HIV and its simian counterpart, SIV, infect and kill CD4 T cells in the immune system, resulting in a massive depletion that ultimately leads to AIDS in the absence of antiretroviral therapy (ART). With effective therapy, CD4 T cells are largely preserved, but some harbor latent virus that can persist for decades and reemerge when ART is interrupted, presenting a hurdle to curing HIV.
Despite the significance of CD4 T cells in HIV disease progression, detailed characterization of infected cells has been unavailable. A new study led by the U.S. Military HIV Research Program (MHRP) used novel single-cell technologies to build the first profile of SIV-infected cells from infected animals to inform future therapeutic strategies. Findings were published earlier this week in PLOS Pathogens.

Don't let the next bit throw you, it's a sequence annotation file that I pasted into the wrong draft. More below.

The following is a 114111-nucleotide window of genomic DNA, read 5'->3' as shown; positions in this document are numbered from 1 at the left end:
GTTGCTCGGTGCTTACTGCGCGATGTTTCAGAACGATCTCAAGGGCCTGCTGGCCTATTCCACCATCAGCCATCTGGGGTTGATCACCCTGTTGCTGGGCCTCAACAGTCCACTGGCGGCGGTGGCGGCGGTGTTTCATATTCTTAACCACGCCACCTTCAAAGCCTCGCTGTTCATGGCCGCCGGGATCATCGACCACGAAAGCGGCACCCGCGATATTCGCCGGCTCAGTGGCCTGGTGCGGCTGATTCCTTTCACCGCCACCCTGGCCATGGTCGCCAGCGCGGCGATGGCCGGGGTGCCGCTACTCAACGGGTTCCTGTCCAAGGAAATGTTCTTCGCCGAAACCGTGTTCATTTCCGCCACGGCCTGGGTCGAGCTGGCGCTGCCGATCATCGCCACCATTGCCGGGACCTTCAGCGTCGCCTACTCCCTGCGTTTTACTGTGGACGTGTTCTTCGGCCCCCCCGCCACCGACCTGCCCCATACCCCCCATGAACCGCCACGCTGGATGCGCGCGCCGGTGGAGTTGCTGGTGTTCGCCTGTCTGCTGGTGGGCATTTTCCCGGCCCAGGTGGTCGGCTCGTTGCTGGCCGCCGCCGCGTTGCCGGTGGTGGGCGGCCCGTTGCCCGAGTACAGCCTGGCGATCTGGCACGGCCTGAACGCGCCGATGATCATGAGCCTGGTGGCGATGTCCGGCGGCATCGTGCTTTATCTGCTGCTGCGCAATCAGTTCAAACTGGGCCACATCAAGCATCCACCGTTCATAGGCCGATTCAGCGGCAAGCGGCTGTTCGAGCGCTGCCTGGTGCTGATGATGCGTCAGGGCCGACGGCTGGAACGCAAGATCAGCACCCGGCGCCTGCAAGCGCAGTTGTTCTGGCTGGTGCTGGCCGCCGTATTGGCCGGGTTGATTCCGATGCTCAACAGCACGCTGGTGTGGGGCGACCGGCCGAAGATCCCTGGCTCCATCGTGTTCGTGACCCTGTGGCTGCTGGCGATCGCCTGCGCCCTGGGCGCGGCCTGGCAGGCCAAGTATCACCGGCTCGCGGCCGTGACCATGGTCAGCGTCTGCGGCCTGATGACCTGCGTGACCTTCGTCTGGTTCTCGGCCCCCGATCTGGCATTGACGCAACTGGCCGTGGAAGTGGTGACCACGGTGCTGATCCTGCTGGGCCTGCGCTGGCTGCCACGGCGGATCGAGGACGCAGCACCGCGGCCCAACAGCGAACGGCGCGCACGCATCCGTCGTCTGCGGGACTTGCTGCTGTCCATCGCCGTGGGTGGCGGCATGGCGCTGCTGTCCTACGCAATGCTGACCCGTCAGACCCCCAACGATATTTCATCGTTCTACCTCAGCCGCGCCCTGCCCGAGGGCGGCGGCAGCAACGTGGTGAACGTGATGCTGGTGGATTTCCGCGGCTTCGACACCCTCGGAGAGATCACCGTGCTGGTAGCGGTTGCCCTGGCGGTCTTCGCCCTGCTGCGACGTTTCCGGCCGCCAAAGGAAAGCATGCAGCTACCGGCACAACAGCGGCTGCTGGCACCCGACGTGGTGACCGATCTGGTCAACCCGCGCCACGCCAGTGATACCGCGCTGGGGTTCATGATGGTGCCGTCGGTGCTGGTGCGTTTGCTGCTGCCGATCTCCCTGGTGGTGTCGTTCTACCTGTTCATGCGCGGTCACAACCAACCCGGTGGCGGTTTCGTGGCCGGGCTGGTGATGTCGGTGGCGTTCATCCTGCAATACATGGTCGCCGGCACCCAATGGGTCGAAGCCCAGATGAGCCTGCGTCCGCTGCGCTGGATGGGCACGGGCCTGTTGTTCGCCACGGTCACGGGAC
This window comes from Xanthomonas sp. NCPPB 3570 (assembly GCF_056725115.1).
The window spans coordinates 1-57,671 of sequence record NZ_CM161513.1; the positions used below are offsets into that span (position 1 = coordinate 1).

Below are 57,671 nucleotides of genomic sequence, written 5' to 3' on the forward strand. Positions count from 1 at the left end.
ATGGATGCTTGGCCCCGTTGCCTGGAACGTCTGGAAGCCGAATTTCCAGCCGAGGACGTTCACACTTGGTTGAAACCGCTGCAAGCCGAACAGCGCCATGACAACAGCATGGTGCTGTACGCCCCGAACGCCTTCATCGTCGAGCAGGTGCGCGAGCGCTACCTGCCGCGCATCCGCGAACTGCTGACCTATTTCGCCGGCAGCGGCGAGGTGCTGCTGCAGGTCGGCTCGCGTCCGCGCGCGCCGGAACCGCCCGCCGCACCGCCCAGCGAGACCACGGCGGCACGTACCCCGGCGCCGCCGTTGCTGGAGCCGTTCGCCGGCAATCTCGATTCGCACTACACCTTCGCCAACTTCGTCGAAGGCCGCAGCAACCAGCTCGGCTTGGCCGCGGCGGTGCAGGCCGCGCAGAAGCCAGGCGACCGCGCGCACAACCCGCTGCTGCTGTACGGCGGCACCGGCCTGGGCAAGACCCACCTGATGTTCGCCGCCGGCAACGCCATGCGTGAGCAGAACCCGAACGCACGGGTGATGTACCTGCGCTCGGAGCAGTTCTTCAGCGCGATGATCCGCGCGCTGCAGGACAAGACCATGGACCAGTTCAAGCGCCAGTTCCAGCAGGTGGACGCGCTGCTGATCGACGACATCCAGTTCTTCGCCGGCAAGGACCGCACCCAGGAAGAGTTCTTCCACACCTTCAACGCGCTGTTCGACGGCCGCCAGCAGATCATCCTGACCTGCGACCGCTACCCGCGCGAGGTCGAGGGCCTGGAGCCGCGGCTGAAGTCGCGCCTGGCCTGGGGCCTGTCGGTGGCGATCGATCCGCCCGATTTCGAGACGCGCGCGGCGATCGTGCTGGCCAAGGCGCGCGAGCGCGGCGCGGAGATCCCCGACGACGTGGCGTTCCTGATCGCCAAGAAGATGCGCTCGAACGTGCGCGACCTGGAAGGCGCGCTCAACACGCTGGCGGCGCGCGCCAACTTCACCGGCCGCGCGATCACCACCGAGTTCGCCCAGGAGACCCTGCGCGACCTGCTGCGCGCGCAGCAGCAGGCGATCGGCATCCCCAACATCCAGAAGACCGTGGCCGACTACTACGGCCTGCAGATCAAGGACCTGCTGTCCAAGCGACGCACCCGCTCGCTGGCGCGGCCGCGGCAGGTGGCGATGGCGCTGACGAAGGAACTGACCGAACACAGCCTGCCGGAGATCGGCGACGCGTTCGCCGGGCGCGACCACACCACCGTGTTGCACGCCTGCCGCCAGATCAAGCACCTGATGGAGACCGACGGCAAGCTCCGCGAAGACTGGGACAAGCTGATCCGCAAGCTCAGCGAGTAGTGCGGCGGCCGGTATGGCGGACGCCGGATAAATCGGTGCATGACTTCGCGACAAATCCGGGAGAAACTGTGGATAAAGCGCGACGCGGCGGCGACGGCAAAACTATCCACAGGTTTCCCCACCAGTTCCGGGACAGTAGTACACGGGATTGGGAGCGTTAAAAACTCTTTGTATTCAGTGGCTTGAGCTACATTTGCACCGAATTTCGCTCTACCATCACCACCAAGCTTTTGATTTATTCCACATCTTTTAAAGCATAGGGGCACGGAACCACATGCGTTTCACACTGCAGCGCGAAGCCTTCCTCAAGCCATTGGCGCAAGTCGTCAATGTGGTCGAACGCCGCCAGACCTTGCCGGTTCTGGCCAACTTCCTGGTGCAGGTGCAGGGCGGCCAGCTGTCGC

“To prevent or eliminate infection at the cellular level, we need to identify factors, such as proteins, expressed by these CD4 T cells, which may serve as unique biomarkers or drug targets,” said Dr. Diane Bolton, MHRP’s Chief of Animal Models and Pathogenesis, and co-author of the publication.
Viral interactions within host cells can vary based on multiple factors, including the genetic makeup of the host, and these variations can impact mechanisms of viral replication and immune evasion. Cells expressing the most virus were surprisingly diverse, comprised of both activated and non-activated states and often retaining expression of proteins known to be targeted by the virus.
“Given the remarkable phenotypic diversity of infected cells observed here, therapeutic strategies that aim to target infected cells must address an eclectic mix of CD4 T cells,” said Bolton. “The more we understand about these complex interactions, the better we can focus our efforts.”